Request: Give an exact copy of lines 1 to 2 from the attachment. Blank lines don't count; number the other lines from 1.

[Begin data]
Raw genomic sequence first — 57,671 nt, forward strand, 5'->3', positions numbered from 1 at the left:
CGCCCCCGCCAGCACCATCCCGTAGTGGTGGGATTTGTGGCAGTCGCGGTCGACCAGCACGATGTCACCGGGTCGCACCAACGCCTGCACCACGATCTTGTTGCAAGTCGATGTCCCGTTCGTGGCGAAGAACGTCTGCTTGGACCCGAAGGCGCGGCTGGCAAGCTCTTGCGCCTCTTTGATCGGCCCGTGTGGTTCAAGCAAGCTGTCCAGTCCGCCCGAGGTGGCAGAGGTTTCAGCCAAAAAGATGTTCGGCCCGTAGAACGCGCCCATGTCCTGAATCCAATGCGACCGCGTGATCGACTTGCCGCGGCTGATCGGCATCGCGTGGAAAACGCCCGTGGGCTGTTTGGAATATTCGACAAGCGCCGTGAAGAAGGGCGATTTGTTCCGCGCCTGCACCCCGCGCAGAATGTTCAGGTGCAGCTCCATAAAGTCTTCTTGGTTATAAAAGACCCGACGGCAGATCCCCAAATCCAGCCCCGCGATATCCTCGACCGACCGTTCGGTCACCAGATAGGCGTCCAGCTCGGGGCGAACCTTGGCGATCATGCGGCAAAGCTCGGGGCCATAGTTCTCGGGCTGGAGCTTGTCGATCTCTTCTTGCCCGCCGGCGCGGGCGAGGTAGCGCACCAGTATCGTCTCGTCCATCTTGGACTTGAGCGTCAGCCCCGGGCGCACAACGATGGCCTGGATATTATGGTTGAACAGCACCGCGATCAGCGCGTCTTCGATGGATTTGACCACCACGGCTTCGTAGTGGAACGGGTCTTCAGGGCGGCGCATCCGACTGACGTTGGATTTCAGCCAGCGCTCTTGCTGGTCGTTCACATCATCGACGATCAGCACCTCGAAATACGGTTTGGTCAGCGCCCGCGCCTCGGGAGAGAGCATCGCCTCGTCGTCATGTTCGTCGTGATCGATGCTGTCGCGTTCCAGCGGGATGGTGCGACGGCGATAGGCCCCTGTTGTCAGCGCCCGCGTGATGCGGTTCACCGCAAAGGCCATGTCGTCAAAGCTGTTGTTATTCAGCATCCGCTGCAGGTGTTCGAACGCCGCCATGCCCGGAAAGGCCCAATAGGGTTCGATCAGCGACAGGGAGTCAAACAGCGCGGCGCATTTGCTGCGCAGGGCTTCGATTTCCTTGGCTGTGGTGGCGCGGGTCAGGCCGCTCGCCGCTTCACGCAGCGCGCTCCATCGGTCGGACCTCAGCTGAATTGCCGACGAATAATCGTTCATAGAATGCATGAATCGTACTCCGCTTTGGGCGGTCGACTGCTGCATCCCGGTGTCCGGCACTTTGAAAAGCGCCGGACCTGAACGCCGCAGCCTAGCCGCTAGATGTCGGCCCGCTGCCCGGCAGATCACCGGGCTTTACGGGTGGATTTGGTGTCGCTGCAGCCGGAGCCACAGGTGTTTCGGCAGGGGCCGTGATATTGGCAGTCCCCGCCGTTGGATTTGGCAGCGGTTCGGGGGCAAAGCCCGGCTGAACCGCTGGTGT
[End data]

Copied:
Raw genomic sequence first — 57,671 nt, forward strand, 5'->3', positions numbered from 1 at the left:
CGCCCCCGCCAGCACCATCCCGTAGTGGTGGGATTTGTGGCAGTCGCGGTCGACCAGCACGATGTCACCGGGTCGCACCAACGCCTGCACCACGATCTTGTTGCAAGTCGATGTCCCGTTCGTGGCGAAGAACGTCTGCTTGGACCCGAAGGCGCGGCTGGCAAGCTCTTGCGCCTCTTTGATCGGCCCGTGTGGTTCAAGCAAGCTGTCCAGTCCGCCCGAGGTGGCAGAGGTTTCAGCCAAAAAGATGTTCGGCCCGTAGAACGCGCCCATGTCCTGAATCCAATGCGACCGCGTGATCGACTTGCCGCGGCTGATCGGCATCGCGTGGAAAACGCCCGTGGGCTGTTTGGAATATTCGACAAGCGCCGTGAAGAAGGGCGATTTGTTCCGCGCCTGCACCCCGCGCAGAATGTTCAGGTGCAGCTCCATAAAGTCTTCTTGGTTATAAAAGACCCGACGGCAGATCCCCAAATCCAGCCCCGCGATATCCTCGACCGACCGTTCGGTCACCAGATAGGCGTCCAGCTCGGGGCGAACCTTGGCGATCATGCGGCAAAGCTCGGGGCCATAGTTCTCGGGCTGGAGCTTGTCGATCTCTTCTTGCCCGCCGGCGCGGGCGAGGTAGCGCACCAGTATCGTCTCGTCCATCTTGGACTTGAGCGTCAGCCCCGGGCGCACAACGATGGCCTGGATATTATGGTTGAACAGCACCGCGATCAGCGCGTCTTCGATGGATTTGACCACCACGGCTTCGTAGTGGAACGGGTCTTCAGGGCGGCGCATCCGACTGACGTTGGATTTCAGCCAGCGCTCTTGCTGGTCGTTCACATCATCGACGATCAGCACCTCGAAATACGGTTTGGTCAGCGCCCGCGCCTCGGGAGAGAGCATCGCCTCGTCGTCATGTTCGTCGTGATCGATGCTGTCGCGTTCCAGCGGGATGGTGCGACGGCGATAGGCCCCTGTTGTCAGCGCCCGCGTGATGCGGTTCACCGCAAAGGCCATGTCGTCAAAGCTGTTGTTATTCAGCATCCGCTGCAGGTGTTCGAACGCCGCCATGCCCGGAAAGGCCCAATAGGGTTCGATCAGCGACAGGGAGTCAAACAGCGCGGCGCATTTGCTGCGCAGGGCTTCGATTTCCTTGGCTGTGGTGGCGCGGGTCAGGCCGCTCGCCGCTTCACGCAGCGCGCTCCATCGGTCGGACCTCAGCTGAATTGCCGACGAATAATCGTTCATAGAATGCATGAATCGTACTCCGCTTTGGGCGGTCGACTGCTGCATCCCGGTGTCCGGCACTTTGAAAAGCGCCGGACCTGAACGCCGCAGCCTAGCCGCTAGATGTCGGCCCGCTGCCCGGCAGATCACCGGGCTTTACGGGTGGATTTGGTGTCGCTGCAGCCGGAGCCACAGGTGTTTCGGCAGGGGCCGTGATATTGGCAGTCCCCGCCGTTGGATTTGGCAGCGGTTCGGGGGCAAAGCCCGGCTGAACCGCTGGTGT